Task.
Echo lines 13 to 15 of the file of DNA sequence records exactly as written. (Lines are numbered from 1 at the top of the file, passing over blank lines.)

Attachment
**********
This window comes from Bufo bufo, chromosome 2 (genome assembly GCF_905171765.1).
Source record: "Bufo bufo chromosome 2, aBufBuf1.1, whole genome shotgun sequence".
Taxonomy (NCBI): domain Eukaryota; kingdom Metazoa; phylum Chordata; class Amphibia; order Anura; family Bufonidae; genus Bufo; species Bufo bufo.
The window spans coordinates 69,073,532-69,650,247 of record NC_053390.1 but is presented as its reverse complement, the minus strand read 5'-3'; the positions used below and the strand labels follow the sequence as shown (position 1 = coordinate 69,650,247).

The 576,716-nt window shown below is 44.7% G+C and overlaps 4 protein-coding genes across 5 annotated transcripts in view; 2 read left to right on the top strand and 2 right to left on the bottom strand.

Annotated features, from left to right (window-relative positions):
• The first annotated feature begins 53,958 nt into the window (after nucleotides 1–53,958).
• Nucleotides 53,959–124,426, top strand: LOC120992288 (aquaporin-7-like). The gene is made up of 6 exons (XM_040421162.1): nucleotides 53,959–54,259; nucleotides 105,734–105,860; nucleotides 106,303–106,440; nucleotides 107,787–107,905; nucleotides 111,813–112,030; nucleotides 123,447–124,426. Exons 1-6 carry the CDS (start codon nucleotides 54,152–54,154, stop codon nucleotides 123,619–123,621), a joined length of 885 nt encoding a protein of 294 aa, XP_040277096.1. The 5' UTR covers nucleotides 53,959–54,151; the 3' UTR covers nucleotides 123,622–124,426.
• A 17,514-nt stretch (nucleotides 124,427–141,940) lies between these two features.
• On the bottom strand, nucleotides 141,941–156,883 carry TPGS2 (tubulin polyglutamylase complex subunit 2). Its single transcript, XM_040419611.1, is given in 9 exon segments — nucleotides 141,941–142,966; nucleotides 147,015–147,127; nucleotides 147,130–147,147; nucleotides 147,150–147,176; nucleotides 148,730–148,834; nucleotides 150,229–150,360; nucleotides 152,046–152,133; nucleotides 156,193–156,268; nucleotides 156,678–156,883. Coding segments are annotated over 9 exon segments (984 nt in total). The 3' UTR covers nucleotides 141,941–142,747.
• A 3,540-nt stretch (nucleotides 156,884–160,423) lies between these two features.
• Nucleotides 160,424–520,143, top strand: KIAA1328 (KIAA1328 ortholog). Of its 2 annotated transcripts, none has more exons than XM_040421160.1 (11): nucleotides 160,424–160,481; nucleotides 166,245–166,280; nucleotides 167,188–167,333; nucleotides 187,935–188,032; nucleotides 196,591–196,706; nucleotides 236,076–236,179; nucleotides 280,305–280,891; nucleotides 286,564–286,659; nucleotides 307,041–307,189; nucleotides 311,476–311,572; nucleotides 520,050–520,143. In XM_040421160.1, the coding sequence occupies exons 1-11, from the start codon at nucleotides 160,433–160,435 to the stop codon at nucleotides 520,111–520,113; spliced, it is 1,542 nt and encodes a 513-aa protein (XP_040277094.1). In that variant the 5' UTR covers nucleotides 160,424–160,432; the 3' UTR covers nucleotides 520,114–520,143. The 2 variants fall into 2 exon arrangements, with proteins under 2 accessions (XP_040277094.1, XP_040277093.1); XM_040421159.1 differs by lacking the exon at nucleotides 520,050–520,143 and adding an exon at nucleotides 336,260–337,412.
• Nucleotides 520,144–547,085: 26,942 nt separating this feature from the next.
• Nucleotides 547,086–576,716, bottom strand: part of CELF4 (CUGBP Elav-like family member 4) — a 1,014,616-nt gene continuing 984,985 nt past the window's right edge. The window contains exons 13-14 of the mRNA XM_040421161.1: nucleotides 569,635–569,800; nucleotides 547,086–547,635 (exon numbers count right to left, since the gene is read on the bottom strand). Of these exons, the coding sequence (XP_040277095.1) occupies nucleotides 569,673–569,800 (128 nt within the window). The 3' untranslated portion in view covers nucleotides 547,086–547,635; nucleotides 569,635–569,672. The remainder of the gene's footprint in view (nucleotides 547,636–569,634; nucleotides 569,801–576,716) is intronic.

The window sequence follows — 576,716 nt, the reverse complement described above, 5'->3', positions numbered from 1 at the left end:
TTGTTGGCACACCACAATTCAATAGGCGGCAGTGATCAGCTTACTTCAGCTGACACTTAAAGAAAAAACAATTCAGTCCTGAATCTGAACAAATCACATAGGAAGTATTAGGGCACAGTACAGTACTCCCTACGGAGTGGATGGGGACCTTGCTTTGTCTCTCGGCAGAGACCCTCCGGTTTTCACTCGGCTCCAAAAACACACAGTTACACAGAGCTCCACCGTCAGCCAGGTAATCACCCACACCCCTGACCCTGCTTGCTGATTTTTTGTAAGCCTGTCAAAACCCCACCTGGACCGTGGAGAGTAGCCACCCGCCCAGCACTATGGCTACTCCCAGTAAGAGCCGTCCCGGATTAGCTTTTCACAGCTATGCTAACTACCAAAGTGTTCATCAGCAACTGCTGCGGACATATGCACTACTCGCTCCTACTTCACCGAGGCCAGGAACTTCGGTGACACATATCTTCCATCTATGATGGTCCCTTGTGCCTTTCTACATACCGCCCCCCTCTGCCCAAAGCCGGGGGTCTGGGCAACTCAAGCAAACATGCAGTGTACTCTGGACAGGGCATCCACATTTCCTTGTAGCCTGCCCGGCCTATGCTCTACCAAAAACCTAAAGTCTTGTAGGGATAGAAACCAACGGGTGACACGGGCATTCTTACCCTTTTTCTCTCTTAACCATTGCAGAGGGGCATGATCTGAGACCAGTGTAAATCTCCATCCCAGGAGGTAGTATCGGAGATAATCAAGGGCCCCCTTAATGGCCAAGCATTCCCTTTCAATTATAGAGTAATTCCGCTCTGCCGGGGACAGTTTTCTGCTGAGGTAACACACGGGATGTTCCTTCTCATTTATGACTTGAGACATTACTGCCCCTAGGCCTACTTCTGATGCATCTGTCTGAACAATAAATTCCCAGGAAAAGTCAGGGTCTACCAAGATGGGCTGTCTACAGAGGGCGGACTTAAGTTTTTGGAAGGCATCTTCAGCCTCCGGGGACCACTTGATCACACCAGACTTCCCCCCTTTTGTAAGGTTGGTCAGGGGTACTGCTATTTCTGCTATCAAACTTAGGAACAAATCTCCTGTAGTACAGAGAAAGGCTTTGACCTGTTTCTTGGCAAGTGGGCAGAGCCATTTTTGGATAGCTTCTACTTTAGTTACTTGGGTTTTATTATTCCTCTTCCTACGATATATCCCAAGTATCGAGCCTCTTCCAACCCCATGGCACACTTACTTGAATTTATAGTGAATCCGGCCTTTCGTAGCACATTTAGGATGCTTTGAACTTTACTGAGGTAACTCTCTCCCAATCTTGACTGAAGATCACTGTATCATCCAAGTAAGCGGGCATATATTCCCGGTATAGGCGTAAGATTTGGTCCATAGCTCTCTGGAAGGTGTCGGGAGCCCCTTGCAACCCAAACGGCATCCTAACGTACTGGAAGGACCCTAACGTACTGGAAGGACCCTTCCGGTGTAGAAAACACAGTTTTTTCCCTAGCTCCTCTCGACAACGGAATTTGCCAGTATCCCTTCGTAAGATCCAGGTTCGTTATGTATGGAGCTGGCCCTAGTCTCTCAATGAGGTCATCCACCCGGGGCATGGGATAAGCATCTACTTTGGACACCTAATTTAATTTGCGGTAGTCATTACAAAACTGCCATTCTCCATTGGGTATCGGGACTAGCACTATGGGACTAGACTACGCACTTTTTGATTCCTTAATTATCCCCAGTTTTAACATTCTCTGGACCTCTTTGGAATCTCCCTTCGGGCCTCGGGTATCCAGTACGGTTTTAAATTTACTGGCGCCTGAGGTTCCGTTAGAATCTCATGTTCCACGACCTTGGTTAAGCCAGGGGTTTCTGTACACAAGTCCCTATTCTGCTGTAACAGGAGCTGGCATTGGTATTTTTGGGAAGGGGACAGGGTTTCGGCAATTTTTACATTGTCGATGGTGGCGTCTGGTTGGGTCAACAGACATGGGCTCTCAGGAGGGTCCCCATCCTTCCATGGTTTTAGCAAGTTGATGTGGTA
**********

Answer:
• Nucleotides 520,144–547,085: 26,942 nt separating this feature from the next.
• Nucleotides 547,086–576,716, bottom strand: part of CELF4 (CUGBP Elav-like family member 4) — a 1,014,616-nt gene continuing 984,985 nt past the window's right edge. The window contains exons 13-14 of the mRNA XM_040421161.1: nucleotides 569,635–569,800; nucleotides 547,086–547,635 (exon numbers count right to left, since the gene is read on the bottom strand). Of these exons, the coding sequence (XP_040277095.1) occupies nucleotides 569,673–569,800 (128 nt within the window). The 3' untranslated portion in view covers nucleotides 547,086–547,635; nucleotides 569,635–569,672. The remainder of the gene's footprint in view (nucleotides 547,636–569,634; nucleotides 569,801–576,716) is intronic.

The window sequence follows — 576,716 nt, the reverse complement described above, 5'->3', positions numbered from 1 at the left end: